Also, this is a talk page. Mager shared a good point, and there is no reason to fire back at him with sarcastic remarks questioning his loyalties to this online encyclopedia. Also, I'm not sure how the age of Mager's account correlates to him being able to find possible errors or things to improve on. Finally, I would like to note that you, Jacob, did nothing to respond to Mager's critiques. Maybe Conservapedia will be able to gain more popularity if the "Talk" page becomes a dialogue in which ideas are tested and questioned rather than a place of dogma. Would you like me to defend myself from being blocked in advance? I'm accusing you of being dogmatic because you make no reference to Mager's points in your response. You solely state that the fact that moral depravity and atheism are inherently linked is true, and any suggestion to the contrary is false. Instead of blocking me, please consider responding to Mager's or my arguments to promote dialogue on the "Talk" page. -AlexanderMonroe
The atheist the Marque De Sade had no feelings of empathy. Secondly, I don't think you convincingly showed that mere feelings (which certainly can include mere sentimentality ) is something you can build morality on. Stalin had feelings. Unfortunately, his feelings often involved lust for power and envy. Third, the atheists certainly don't have a good track record when it comes to charity and mass murder. Apparently, there are a lot of hard hearted atheists and the feelings thing isn't cutting the mustard. conservative 20:42, 26 May 2010 (EDT)
My whole point is that empathy for most atheists does create a certain level of morality. We can take turns taking pot shots at the other side by naming dictators or murderers who were aligned with the other side's belief system, but in reality most people, in general, are not murderers or criminals. I'm not sure I can convince you that empathy can be an adequate replacement for Christian morality without converting you to atheism. I was raised Catholic under Christian morals. I then reasoned myselfto atheism. I believe that the morals and punishments of Christianity do not bind me, but my actions as a person have not changed much. I realize that if I kill someone, there are reprecussions. I realize that there are reprecussions to even a failure to reciprocate an act of kindness. Based on empathizing with others and understanding the real world consequences of my actions, I have established a pattern of behavior that, for the most part, fits into your set of morals.
Why is the per capita donations to charity even when church donations are not counted lower for atheists? Secondly, research shows that atheists exposed to Christianity donate higher than atheists who have not been exposed to Christianiy. conservative 21:15, 26 May 2010 (EDT)

Really, Ken?

Don't you have ANYTHING to say about my challenge? There's no need to run away; if you don't want to debate a simple "No thank you, I'd rather not" will be quite sufficient. I mean, it's not like I'm some sort of power-crazed vindictive bigot or anything. voiceoftruth2006 --LeonardS 03:16, 27 September 2011 (EDT)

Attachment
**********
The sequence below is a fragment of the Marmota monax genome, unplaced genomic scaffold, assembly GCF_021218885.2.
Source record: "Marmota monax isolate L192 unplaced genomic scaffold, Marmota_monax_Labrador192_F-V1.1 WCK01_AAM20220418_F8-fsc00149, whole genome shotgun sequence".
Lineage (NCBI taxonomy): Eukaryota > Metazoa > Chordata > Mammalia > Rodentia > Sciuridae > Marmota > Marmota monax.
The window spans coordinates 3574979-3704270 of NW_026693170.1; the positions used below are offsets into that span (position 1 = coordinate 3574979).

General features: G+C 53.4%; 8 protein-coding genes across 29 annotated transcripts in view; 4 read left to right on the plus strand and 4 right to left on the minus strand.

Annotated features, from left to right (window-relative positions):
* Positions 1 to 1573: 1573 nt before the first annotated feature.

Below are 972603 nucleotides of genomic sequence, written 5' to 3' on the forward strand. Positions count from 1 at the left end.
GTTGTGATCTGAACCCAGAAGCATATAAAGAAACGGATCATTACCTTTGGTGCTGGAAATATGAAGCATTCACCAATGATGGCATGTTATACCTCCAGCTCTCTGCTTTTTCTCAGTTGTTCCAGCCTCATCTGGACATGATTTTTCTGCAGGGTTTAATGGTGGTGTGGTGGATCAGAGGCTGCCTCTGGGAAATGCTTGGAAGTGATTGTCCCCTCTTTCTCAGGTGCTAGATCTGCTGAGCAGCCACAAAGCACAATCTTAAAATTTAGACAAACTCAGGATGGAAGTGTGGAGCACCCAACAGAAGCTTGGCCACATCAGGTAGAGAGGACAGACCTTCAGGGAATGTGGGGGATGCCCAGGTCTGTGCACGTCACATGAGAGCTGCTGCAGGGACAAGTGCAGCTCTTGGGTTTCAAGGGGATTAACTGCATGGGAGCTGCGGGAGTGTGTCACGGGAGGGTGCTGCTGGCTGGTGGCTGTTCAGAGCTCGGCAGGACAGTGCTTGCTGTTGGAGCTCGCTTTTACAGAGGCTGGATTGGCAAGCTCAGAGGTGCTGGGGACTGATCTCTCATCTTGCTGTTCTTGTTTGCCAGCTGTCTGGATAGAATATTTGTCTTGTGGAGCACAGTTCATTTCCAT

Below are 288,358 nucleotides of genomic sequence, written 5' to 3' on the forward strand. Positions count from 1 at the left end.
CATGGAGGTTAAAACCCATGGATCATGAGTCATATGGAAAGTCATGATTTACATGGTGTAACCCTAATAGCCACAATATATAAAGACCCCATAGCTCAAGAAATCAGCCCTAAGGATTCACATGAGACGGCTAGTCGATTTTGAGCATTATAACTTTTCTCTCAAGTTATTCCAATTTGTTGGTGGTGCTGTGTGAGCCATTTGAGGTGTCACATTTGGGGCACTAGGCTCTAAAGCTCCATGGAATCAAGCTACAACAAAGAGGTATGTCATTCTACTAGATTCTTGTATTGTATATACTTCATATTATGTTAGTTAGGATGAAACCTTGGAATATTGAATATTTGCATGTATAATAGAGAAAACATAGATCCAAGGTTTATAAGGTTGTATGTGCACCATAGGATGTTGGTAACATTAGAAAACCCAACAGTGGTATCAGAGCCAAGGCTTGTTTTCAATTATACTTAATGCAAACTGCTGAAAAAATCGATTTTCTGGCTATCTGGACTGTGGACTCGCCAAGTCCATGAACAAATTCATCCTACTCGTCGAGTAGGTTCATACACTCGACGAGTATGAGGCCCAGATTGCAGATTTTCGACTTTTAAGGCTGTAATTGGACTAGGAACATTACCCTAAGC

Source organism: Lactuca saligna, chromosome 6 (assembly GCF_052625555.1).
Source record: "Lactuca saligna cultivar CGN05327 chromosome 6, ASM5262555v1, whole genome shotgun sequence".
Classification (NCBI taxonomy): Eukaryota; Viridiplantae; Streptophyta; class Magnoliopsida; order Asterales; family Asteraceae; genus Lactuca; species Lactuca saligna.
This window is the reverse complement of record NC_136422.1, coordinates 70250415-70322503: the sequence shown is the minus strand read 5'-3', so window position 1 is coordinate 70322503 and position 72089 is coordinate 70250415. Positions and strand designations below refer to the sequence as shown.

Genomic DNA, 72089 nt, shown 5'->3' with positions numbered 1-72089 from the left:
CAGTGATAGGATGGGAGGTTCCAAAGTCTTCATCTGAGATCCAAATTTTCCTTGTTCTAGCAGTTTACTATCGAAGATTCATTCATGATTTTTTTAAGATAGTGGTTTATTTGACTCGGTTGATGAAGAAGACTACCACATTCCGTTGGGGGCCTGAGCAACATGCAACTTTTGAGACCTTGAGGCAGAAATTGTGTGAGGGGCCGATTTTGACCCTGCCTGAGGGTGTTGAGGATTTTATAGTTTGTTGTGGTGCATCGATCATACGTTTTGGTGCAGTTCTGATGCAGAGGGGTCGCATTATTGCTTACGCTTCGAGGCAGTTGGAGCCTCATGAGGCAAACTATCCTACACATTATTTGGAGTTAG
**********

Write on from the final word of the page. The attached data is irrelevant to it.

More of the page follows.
Have you read Conservapedia obsessive compulsive disorder yet? There is hope and healing available. Conservative 03:27, 27 September 2011 (EDT)
Interesting article. But it is not necessary to be obsessed with you, dear User:Conservative, to spot some inconsistencies between some of your statements and your actions: one can look into the logs of Conservapedia (your log-entries can be found here). E.g., you stated on 31 July 2011 (and repeatedly after this date):
I am not going to be very active at Conservapedia for the near term.
On the other hand, you performed more than 5,200 logged actions after that date - as many as the next three busiest sysops (Aschlafly, Karajou and Jpatt) together. Generally your behavior doesn't change, whether you announce to have a full schedule in the following 90 days or not.
You achieve this remarkable output by contributing to Conservapedia without much pause: over the last three days I couldn't find a period where you have been away from the computer form more than 6 1/2 h: you should try to avoid to have this lack of sleep to have an influence on the quality of your contributions.
But this is not to uncommon for you: you can go for a nearly a whole day making pauses of half an hour, or for a couple of days without resting for six hours at a time. The only other sysop at Conservapedia who would do the same was TK. Now, it's clear why he showed this pattern - his illness didn't allow him to sleep for more than a precious two, three hours.
Your fellow sysops failed to spot TK's problems. I'm afraid they keep up this habit of ignoring disturbing signs in other editors...
RonLar 09:10, 27 September 2011 (EDT)
Ronlar, I don't think it's very appropriate for you to be bringing up medical conditions in a public place. --DrDean 09:16, 27 September 2011 (EDT)
Sorry, I didn't want to bring up medical conditions, I just made some - as I hope helpful - observations, without offering a diagnosis. BTW: is Essay: Conservapedia obsessive compulsive disorder a medical condition?
RonLar 09:25, 27 September 2011 (EDT)